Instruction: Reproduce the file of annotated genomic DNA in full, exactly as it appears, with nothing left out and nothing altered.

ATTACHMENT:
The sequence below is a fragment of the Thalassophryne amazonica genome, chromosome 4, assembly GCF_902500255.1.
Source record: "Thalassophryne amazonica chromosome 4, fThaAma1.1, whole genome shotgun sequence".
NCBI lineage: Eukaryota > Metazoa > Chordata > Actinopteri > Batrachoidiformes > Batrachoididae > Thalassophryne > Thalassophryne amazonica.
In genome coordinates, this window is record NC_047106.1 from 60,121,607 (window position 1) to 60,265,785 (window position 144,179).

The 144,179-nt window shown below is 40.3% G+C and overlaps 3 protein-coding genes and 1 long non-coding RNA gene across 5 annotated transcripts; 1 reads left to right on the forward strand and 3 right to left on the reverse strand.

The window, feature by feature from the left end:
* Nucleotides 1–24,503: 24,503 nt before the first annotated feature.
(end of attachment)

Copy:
The sequence below is a fragment of the Thalassophryne amazonica genome, chromosome 4, assembly GCF_902500255.1.
Source record: "Thalassophryne amazonica chromosome 4, fThaAma1.1, whole genome shotgun sequence".
NCBI lineage: Eukaryota > Metazoa > Chordata > Actinopteri > Batrachoidiformes > Batrachoididae > Thalassophryne > Thalassophryne amazonica.
In genome coordinates, this window is record NC_047106.1 from 60,121,607 (window position 1) to 60,265,785 (window position 144,179).

The 144,179-nt window shown below is 40.3% G+C and overlaps 3 protein-coding genes and 1 long non-coding RNA gene across 5 annotated transcripts; 1 reads left to right on the forward strand and 3 right to left on the reverse strand.

The window, feature by feature from the left end:
* Nucleotides 1–24,503: 24,503 nt before the first annotated feature.